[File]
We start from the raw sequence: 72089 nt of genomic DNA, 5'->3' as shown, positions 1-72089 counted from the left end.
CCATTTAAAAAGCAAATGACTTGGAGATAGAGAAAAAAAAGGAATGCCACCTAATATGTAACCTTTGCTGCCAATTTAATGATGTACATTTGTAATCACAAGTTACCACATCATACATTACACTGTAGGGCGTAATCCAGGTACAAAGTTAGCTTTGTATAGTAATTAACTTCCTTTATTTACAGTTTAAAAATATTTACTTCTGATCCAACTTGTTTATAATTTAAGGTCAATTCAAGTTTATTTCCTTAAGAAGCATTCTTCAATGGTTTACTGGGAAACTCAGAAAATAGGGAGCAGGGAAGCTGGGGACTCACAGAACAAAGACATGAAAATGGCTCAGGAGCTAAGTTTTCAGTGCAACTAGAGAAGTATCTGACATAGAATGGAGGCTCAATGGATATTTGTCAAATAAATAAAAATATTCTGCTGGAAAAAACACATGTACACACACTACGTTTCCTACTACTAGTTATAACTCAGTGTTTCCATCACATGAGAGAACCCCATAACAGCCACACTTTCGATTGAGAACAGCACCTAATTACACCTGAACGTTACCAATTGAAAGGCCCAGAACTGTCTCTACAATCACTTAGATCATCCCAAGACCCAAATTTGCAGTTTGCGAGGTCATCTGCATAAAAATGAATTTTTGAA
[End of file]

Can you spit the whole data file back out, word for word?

We start from the raw sequence: 72089 nt of genomic DNA, 5'->3' as shown, positions 1-72089 counted from the left end.
CCATTTAAAAAGCAAATGACTTGGAGATAGAGAAAAAAAAGGAATGCCACCTAATATGTAACCTTTGCTGCCAATTTAATGATGTACATTTGTAATCACAAGTTACCACATCATACATTACACTGTAGGGCGTAATCCAGGTACAAAGTTAGCTTTGTATAGTAATTAACTTCCTTTATTTACAGTTTAAAAATATTTACTTCTGATCCAACTTGTTTATAATTTAAGGTCAATTCAAGTTTATTTCCTTAAGAAGCATTCTTCAATGGTTTACTGGGAAACTCAGAAAATAGGGAGCAGGGAAGCTGGGGACTCACAGAACAAAGACATGAAAATGGCTCAGGAGCTAAGTTTTCAGTGCAACTAGAGAAGTATCTGACATAGAATGGAGGCTCAATGGATATTTGTCAAATAAATAAAAATATTCTGCTGGAAAAAACACATGTACACACACTACGTTTCCTACTACTAGTTATAACTCAGTGTTTCCATCACATGAGAGAACCCCATAACAGCCACACTTTCGATTGAGAACAGCACCTAATTACACCTGAACGTTACCAATTGAAAGGCCCAGAACTGTCTCTACAATCACTTAGATCATCCCAAGACCCAAATTTGCAGTTTGCGAGGTCATCTGCATAAAAATGAATTTTTGAA